By Richard Pithouse – SACSIS
In her recently republished autobiography Emma Mashinini, the grand old lady of the trade union movement, ascribes the deep roots of her steadfast political commitment to a desire to assert that: “I am human. I exist. I am a complete person.”
This may strike some people as naïve in a country where many of the discourses contending for influence in the elite public sphere are frequently weighed down with the dead hand of stolid jargon, mediated through everything from Stalinism, to the language of the World Bank or human rights. But the constant mobilisation of all this jargon – ‘deepening and advancing the national democratic revolution’, ‘achieving labour market flexibility’, ‘building social cohesion’, ‘extending participatory developmental instruments’, ‘gender mainstreaming’ - is not just about establishing and sustaining a distance between contending experts and the people with a view to legitimating the power of experts over the people. And it’s not just about the dark art of saying nothing of consequence while trying to sound informed and intelligent. In some cases, like the recent claim by the SACP and COSATU in KwaZulu-Natal that ‘renewed imperialist aggression’ aims, with the support of various local allies, to have Zuma removed from the Presidency in order to ‘recolonise this country’, we are dealing with language that is paranoid, fantastical, grossly authoritarian and plainly Orwellian.But this is an extreme case and jargon more ordinarily functions to absolve political discourse from the obligation to develop a full recognition of the human presence in a situation by erasing that presence in favour of abstractions. The left has often been just as tempted to erase the human presence from attempts to make sense of particular situations as the right. This is one reason why Karl Marx railed against dogmatic abstractions and insisted both that ‘communism is the real movement that abolishes the present state of things’ and that communism is ‘only an expression of the humanistic principle’.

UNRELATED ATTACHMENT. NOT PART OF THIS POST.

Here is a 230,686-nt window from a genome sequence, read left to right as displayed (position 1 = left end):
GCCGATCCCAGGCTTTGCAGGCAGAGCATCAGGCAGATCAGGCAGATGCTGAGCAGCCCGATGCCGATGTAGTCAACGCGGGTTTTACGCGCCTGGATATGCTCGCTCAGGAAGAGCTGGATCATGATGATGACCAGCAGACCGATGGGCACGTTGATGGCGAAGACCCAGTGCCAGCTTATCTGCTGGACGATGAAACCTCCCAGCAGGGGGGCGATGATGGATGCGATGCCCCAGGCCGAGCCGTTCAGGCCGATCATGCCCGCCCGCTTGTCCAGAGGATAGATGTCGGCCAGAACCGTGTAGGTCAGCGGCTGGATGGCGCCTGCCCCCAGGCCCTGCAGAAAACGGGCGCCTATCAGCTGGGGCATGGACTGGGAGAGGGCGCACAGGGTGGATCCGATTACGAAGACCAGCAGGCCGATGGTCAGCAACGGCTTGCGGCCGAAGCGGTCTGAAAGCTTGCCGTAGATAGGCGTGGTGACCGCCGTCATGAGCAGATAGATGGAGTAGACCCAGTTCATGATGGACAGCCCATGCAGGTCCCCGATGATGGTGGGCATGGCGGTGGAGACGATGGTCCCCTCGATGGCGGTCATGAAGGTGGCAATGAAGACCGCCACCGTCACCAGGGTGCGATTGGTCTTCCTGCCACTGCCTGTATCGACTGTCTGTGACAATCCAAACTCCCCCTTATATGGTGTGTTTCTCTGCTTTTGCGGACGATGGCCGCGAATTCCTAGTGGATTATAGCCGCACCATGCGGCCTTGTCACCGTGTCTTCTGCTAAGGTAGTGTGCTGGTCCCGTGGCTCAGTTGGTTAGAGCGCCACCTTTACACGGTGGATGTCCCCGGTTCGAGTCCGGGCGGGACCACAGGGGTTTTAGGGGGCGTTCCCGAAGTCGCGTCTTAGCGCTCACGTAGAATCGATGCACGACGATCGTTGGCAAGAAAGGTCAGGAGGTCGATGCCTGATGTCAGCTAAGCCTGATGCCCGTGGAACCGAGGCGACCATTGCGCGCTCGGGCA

There’s no question that Marx would have acknowledged the source of Emma Mashinini’s politics as both profound and eternal and recoiled in rage and horror from the South African Communist Party which has very little to show for its craven alliance with a socially conservative and authoritarian populist leader aside from cabinet positions for its leaders paid for with escalating social devastation, a steady corrosion of democratic institutions and norms, an ongoing debasement of political discourse and a trail of blood that snaked its way round the country for years before raising its monstrous head for all the world to see in Marikana.
When the distance between political jargon and lived reality starts to add further strain to the already fraying symbolic ties that bind the led to their leaders the state seeks to contain the situation with a mixture of repression, co-option and distraction that sometimes takes the form of scapegoating. Zuma, much like many Republicans in the United States, likes to present himself as a folksy man of the people with ‘ordinary’ ideas about the role of gay people, women and migrants in society. But stoking popular prejudices and pandering to the idea that we have lost our way because we have deviated from what are imagined to be ancient cultural norms that just so happen to offer some among the oppressed the prospect of exerting some power over others is a scurrilous form of politics that, while it recognises people’s wounds, aims to exploit rather than to heal or transcend.
The successful instigation of a media frenzy around Brett Murray’s painting, a last ditch attempt to conflate Zuma with the nation, and its wounds, bought him a little time. But outside of the networks of patronage, circles animated by ethnic sentiment, the social conservatives who relish the idea of stepping back from democratic commitments and the Orwellian histrionics of the SACP and the union leaders trailing in its wake, Zuma’s credibility is finished. Nonetheless it’s the party and not the country as a whole that elects the president and, at this point, there’s no clarity as to the likely outcome in Mangaung.